David Payne


David Payne

Asia » Kyrgyzstan » Bishkek May 23rd 2015

Day 23 - Tamgar to Bishkek: Our last day. It was around 200 miles to Bishkek airport by the most direct route, but we wanted to take a longer and more challenging path. The sun was up early and we soon had sausage, eggs and coffee going on the stove. From our vantage point above the lake Dave spotted an excellent location for hole 11 of T.L.C.E.P. See the first photo. Needing a long iron from the hillside tee to clear the road and as much beach as possible, John was delighted to pick the 8-iron. Dave F had the 9, whilst I was quietly confident with my wedge. John’s teeshot did indeed carry the furthest onto the middle of the beach, but mine and Dave’s balls disappeared into the surf. Once we were all back ... read more
John's 19th stroke had found trouble.
Top of the pass
Bishkek is down there, somewhere

Asia » Kyrgyzstan » Karakol May 22nd 2015

Day 22 - Karakol to Tamgar: We checked the coolant level in the morning to find that most of the reservoir was gone. Dave F noticed that part of the O-rings on the reservoir screw-cap were damaged, meaning that it wasn't holding pressure once the engine was switched off and so coolant bubbled out of the overflow. It didn't seem to pose any risk to the engine however, so we topped up the coolant level and set off as normal. Karakol is the 4th largest city/town in Kyrgystan with roughly 60k people and sits close to the eastern edge of Lake Issyk Kol. Our plans for the day were to explore a couple of the valleys nearby, get some supplies and then camp for the night on the shores of the lake. We'd brought all the ... read more
Camping at Issyk-Kol
Barskoon Valley
Barskoon Valley

Asia » Kyrgyzstan » Karakol May 21st 2015

Day 21 - Almaty to Karakol: On Day 21 we basically completed the challenge, and the scenery..... the scenery was just ridiculous. Words and pictures aren't enough, but I'll try. On leaving the hostel we picked up some shopping for lunch then set out east towards the Chinese border. As I mentioned in a previous post the plan was to turn south before the Chinese border and cross into Kyrgystan via the remote Karkara Valley. As a special bonus the Charyn Canyon lay on the elbow of that southward turn and is one of the main attractions in the region. Often dubbed the 'mini-grand canyon', its castles, red strata and steep sides bear a strong resemblance to its more famous American namesake. A 3km trail follows a dry riverbed down to the main river valley. It ... read more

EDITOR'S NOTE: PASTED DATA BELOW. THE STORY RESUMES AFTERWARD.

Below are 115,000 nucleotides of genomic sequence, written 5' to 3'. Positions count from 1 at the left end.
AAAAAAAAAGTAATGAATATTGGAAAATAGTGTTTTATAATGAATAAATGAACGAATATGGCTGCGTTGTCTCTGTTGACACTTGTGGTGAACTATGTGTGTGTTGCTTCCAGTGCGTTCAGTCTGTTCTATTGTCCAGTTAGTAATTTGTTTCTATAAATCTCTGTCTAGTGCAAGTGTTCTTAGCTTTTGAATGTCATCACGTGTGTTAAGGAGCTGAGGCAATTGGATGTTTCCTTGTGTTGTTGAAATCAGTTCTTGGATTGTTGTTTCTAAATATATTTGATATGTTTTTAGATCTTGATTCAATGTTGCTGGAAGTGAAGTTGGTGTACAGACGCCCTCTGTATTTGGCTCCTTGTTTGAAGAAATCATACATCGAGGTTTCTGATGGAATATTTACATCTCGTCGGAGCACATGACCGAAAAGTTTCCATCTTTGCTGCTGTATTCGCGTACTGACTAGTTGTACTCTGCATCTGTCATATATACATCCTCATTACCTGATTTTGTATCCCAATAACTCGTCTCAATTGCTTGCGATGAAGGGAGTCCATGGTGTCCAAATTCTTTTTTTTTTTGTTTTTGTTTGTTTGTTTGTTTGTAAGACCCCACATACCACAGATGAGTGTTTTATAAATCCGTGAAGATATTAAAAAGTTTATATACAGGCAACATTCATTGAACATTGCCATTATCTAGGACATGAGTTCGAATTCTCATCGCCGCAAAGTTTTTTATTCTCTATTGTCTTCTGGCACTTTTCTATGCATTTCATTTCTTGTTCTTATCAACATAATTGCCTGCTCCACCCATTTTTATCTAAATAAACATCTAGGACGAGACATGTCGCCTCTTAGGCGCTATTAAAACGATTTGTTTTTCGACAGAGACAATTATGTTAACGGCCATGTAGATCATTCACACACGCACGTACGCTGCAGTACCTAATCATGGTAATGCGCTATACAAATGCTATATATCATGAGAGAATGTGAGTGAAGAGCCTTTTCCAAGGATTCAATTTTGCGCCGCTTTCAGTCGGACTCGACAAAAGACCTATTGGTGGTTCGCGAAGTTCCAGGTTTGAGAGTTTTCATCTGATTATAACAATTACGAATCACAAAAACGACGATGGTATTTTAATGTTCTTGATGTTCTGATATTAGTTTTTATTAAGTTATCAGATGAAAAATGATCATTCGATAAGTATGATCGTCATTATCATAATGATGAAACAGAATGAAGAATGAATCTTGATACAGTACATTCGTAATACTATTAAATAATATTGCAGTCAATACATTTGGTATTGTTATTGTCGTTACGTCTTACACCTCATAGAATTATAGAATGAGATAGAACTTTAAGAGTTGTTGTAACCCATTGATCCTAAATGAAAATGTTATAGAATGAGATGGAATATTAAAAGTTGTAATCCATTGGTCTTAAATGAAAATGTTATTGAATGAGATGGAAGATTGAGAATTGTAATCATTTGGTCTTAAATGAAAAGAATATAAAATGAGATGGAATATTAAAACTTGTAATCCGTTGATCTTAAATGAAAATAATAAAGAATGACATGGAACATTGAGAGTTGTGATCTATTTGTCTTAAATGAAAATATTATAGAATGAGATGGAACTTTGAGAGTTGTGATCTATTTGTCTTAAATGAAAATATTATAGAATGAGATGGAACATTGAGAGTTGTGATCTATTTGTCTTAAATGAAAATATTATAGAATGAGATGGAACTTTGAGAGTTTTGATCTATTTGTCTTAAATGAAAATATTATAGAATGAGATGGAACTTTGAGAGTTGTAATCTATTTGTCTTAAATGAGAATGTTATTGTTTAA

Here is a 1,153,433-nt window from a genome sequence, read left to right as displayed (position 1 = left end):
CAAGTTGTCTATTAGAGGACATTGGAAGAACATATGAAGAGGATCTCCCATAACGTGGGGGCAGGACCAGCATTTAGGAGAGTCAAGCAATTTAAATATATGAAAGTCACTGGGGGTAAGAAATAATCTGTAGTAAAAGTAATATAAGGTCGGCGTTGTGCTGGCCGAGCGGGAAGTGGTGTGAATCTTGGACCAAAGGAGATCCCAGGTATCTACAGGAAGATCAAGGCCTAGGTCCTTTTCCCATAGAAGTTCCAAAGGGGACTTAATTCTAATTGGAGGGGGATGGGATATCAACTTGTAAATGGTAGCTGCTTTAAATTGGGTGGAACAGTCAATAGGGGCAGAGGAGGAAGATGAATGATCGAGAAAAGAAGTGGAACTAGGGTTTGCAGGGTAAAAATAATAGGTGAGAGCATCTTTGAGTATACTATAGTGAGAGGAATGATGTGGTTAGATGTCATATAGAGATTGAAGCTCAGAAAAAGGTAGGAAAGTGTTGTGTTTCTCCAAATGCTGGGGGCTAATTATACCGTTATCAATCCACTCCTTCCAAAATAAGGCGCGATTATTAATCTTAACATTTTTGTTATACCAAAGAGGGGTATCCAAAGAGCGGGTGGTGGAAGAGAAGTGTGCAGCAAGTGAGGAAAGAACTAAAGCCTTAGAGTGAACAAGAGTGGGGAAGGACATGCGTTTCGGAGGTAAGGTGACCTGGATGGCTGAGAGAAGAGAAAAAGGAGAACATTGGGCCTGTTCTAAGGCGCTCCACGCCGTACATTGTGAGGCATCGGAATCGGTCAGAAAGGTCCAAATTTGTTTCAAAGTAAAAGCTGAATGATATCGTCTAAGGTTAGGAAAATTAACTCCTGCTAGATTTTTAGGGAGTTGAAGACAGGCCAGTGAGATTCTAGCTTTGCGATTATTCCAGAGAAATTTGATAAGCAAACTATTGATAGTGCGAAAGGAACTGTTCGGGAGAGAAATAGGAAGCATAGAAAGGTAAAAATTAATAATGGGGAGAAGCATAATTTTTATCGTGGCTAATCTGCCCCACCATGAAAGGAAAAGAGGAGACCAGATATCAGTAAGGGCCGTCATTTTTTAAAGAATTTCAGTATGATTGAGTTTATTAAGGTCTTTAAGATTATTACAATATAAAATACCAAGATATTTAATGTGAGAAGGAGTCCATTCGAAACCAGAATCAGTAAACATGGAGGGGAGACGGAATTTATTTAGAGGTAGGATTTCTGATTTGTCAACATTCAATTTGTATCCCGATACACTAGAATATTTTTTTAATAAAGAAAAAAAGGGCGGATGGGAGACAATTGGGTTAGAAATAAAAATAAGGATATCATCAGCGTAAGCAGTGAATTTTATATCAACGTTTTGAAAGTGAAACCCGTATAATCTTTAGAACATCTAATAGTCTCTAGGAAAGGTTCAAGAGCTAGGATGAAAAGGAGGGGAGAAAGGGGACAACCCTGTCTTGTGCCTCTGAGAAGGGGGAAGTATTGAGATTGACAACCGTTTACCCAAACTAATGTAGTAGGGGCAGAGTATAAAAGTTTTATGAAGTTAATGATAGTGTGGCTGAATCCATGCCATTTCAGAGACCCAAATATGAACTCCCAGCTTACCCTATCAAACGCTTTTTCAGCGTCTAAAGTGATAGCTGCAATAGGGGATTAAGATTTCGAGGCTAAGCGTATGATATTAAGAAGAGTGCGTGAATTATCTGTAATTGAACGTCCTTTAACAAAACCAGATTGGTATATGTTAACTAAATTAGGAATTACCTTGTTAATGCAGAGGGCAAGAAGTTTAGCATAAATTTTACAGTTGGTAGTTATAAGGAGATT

Charyn Canyon
Karkara Valley
Karkara Valley

Asia » Kazakhstan » East Kazakhstan » Almaty May 20th 2015

Day 20 - Almaty and around: Yet another peculiar day. We got our admin out of the way in the morning. We knew already that driving into China was impossible without taking their own examinations, and that the controlled border area was up to 100km wide in some places, passable only with a permit. Furthermore, there is little to see or do around the Khorgos border crossing into China A good compromise to show that driving to China was indeed possible but quench our need for scenery and adventure would be to cross into Kyrgystan via the Karkara valley border checkpoint and then fill ourselves to bursting with mountains and valleys going south around Isyl Kol lake. The Karkara valley crossing is one of the most remote in the world. It was closed for many years ... read more
Gansfelsen admiring the view
Dave, Dave and Definitely Not Dave
Some idiot

Asia » Kazakhstan » East Kazakhstan » Almaty May 19th 2015

Day 19 - Balkash to Almaty: On day 19 our luck with the police ran out. From Balkhash it was a 400 mile drive to Almaty, the old capital of Kazakhstan. The route on the M36 highway hugs the shores of Lake Balkash in an anticlock arc for 250 miles, then runs due south to the city. The grassland around was quite barren but the road began to undulate a little to relieve the monotony. We zipped along nicely on a beautiful sunny day and stopped after about 60 miles at an isolated cafe to top up on caffeine. It was the only building for 40 miles in either direction, and had three cheerful ladies in the kitchen salting and battering fish caught from the lake. At one side of the room an old man in ... read more
Balkash Lake Stone Skimming Championships
a friendly wave
A long, long road

Asia » Kazakhstan » Southern Kazakhstan May 18th 2015